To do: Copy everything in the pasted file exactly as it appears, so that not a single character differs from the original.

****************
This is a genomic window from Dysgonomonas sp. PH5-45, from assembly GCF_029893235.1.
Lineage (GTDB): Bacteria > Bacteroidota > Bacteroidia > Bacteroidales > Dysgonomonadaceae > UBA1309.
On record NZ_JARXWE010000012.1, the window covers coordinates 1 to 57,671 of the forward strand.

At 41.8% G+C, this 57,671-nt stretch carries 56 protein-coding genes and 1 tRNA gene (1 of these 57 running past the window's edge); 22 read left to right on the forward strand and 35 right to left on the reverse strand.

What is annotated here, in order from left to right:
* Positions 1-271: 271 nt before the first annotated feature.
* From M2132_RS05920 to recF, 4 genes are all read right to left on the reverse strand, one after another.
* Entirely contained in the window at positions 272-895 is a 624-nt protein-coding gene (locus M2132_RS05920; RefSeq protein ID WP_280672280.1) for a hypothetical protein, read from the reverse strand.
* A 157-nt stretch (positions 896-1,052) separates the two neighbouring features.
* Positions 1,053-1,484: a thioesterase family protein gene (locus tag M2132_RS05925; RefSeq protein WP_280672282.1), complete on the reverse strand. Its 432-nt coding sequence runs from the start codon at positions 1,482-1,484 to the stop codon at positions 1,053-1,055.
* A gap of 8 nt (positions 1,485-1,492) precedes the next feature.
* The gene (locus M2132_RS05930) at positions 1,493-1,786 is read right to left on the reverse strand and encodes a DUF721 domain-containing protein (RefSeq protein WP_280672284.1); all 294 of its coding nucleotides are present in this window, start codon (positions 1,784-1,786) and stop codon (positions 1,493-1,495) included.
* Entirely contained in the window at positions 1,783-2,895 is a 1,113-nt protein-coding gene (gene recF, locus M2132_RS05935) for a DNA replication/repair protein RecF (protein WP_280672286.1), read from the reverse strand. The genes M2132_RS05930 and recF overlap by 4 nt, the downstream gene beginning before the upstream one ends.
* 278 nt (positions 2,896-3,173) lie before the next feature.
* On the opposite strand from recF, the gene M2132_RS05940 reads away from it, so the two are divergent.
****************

This is a genomic window from Dysgonomonas sp. PH5-45, from assembly GCF_029893235.1.
Lineage (GTDB): Bacteria > Bacteroidota > Bacteroidia > Bacteroidales > Dysgonomonadaceae > UBA1309.
On record NZ_JARXWE010000012.1, the window covers coordinates 1 to 57,671 of the forward strand.

At 41.8% G+C, this 57,671-nt stretch carries 56 protein-coding genes and 1 tRNA gene (1 of these 57 running past the window's edge); 22 read left to right on the forward strand and 35 right to left on the reverse strand.

What is annotated here, in order from left to right:
* Positions 1-271: 271 nt before the first annotated feature.
* From M2132_RS05920 to recF, 4 genes are all read right to left on the reverse strand, one after another.
* Entirely contained in the window at positions 272-895 is a 624-nt protein-coding gene (locus M2132_RS05920; RefSeq protein ID WP_280672280.1) for a hypothetical protein, read from the reverse strand.
* A 157-nt stretch (positions 896-1,052) separates the two neighbouring features.
* Positions 1,053-1,484: a thioesterase family protein gene (locus tag M2132_RS05925; RefSeq protein WP_280672282.1), complete on the reverse strand. Its 432-nt coding sequence runs from the start codon at positions 1,482-1,484 to the stop codon at positions 1,053-1,055.
* A gap of 8 nt (positions 1,485-1,492) precedes the next feature.
* The gene (locus M2132_RS05930) at positions 1,493-1,786 is read right to left on the reverse strand and encodes a DUF721 domain-containing protein (RefSeq protein WP_280672284.1); all 294 of its coding nucleotides are present in this window, start codon (positions 1,784-1,786) and stop codon (positions 1,493-1,495) included.
* Entirely contained in the window at positions 1,783-2,895 is a 1,113-nt protein-coding gene (gene recF, locus M2132_RS05935) for a DNA replication/repair protein RecF (protein WP_280672286.1), read from the reverse strand. The genes M2132_RS05930 and recF overlap by 4 nt, the downstream gene beginning before the upstream one ends.
* 278 nt (positions 2,896-3,173) lie before the next feature.
* On the opposite strand from recF, the gene M2132_RS05940 reads away from it, so the two are divergent.